Asian American and Pacific Islander Month: United Chinese Club of Kohala

Between 1850 and 1884, more than 18,000 Chinese immigrants arrived in Hawaiʻi – the first group of contract laborers employed by the sugar industry. Those Chinese workers and their children formed their own associations throughout the Islands. In rural North Kohala, Chinese workers formed the social groups Tong Wo Society and Lok Shin Tong.

In 1922, twenty-three young people, mostly second-generation immigrants, formed the United Chinese Club of Kohala to “promote and better the Chinese of Kohala, morally, socially, intellectually and physically” and to “develop and encourage ideas of mutual help and benefit for the Chinese of Kohala.” The small group of women and men hosted monthly meetings and an array of social events for the community. The club was active until 1941.

The Lyman Museum preserves a small collection of the Club’s records as well as documents of other Hawaiʻi Island organizations. The Archives is open for research by appointment. Learn more at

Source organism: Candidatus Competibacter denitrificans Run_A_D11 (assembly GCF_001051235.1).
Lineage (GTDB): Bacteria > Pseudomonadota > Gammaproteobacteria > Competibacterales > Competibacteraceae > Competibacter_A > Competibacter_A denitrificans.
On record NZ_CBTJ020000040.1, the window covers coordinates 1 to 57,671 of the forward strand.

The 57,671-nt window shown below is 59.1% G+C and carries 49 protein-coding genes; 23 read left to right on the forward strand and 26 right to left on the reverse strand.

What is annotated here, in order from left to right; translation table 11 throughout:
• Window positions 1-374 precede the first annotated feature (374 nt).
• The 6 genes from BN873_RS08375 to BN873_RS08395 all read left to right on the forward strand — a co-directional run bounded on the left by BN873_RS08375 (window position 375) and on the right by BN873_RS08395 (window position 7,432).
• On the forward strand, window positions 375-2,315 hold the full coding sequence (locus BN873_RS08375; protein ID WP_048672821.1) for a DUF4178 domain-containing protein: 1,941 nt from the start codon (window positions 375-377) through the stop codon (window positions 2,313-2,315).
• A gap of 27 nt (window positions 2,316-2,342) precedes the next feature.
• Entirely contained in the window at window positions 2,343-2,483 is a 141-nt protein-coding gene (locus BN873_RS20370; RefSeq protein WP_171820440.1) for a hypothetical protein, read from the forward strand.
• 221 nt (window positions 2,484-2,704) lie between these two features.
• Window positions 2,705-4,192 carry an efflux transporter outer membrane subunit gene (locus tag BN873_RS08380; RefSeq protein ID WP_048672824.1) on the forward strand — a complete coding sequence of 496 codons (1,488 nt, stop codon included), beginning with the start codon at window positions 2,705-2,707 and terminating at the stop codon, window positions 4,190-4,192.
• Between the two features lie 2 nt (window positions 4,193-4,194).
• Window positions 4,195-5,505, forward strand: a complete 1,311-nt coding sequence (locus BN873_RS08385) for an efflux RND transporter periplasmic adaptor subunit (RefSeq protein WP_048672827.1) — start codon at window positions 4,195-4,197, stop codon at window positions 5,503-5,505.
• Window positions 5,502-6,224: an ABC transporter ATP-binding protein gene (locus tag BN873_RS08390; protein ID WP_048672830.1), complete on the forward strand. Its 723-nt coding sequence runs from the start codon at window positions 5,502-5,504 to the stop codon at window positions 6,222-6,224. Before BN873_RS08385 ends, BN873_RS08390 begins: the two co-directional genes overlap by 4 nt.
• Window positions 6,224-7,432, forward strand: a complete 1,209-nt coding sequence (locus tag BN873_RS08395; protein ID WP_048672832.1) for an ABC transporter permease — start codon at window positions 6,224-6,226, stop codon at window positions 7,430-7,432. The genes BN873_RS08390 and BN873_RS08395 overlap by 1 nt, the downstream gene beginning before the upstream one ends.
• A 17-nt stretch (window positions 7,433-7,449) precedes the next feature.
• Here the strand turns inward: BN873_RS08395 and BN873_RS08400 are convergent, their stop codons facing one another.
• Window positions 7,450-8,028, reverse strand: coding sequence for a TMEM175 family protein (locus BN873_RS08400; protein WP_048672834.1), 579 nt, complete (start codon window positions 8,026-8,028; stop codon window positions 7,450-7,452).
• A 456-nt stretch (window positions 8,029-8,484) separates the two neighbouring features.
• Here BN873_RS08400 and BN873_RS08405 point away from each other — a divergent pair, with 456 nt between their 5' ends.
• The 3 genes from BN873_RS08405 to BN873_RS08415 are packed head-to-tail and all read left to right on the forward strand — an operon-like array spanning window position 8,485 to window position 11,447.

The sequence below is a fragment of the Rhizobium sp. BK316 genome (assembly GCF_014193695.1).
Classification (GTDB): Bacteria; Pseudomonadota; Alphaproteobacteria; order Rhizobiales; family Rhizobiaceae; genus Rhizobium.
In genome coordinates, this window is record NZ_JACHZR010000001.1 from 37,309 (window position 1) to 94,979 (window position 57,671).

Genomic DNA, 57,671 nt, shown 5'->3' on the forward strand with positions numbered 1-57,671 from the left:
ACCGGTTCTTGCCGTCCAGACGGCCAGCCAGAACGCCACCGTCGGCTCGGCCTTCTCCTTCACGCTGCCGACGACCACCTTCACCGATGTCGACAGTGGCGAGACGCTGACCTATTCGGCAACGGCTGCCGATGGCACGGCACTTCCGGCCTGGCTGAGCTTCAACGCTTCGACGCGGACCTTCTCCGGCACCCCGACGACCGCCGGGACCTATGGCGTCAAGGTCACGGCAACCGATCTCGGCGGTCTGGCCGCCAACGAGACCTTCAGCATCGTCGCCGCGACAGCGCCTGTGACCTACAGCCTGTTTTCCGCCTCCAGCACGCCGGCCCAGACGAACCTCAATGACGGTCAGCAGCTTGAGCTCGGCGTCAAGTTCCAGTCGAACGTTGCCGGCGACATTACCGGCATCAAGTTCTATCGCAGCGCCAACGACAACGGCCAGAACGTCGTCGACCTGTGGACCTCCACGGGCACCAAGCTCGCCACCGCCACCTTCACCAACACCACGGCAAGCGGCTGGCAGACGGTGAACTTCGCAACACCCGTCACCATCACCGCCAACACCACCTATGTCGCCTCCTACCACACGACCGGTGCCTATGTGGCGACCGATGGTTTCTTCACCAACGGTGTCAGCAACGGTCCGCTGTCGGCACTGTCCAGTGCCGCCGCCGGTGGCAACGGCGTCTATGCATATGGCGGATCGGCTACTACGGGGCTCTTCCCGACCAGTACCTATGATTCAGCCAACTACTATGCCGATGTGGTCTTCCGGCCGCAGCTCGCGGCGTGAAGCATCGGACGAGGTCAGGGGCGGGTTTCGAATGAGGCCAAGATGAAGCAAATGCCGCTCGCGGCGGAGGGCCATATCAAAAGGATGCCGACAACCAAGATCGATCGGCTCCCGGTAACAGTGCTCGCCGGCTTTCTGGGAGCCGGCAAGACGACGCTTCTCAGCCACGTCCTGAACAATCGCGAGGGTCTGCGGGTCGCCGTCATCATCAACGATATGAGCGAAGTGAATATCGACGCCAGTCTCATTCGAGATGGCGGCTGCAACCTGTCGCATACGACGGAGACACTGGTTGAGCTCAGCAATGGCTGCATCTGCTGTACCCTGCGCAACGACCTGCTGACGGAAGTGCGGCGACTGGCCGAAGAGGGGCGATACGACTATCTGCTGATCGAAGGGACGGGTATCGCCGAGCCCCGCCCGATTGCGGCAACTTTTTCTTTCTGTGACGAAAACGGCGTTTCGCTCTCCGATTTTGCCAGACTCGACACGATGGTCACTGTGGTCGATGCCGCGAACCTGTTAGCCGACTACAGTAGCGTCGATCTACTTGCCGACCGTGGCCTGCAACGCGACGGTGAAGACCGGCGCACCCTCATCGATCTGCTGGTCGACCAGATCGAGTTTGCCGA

Minutes Book, 1922 to 1935. After an impassioned speech by Ms. Choy Zane the group voted unanimously to form the United Chinese Club. The minutes of the Club include a constitution, by-laws, and rosters of members and officers. In their first year, the group voted to allow 15-year-old students to join.
The records include this Club song. While many young people joined scouting or athletic groups, this rural Club organized picnics, banquets, dances, musical and literary programs. They also assisted some of the older Chinese in the community.
A set of 1926 blueprints is for the construction of the Club building in Hawi, Hawaiʻi. In 1925 the Club bought lot #4 in the Kahei House Lots on the Government Road near the Hawi Jodo Mission. The building is no longer standing.
The Club supported humanitarian aid for refugees and other destitute folks during the Sino-Japanese War of the 1930s and with other Hawaiʻi groups – the China Emergency Medical Relief in 1940.
Looking out a doorway of the Honpa Hongwanji Hilo Betsuin, 1960. A painted sign on the building at 616 Kilauea Avenue reads “1921 Lin Hing Society Established 1653.” Like the Chinese in Kohala, Chinese contract laborers in Hilo formed the Lin Hing Society for social and cooperative reasons.